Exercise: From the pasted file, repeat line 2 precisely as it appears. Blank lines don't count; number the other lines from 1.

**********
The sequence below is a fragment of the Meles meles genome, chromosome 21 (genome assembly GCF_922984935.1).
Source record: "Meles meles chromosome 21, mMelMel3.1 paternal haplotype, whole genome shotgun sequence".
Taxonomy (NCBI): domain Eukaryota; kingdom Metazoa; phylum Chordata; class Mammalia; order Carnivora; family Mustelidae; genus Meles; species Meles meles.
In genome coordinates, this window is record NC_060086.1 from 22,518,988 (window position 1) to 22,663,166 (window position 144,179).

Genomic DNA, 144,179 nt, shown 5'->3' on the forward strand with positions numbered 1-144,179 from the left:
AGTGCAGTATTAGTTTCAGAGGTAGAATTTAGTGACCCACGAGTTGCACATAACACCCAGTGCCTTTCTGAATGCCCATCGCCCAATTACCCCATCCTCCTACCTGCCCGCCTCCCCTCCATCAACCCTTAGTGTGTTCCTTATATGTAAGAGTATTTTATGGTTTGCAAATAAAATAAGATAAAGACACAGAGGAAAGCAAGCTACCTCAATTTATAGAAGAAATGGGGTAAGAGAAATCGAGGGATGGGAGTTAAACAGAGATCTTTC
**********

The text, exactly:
Source record: "Meles meles chromosome 21, mMelMel3.1 paternal haplotype, whole genome shotgun sequence".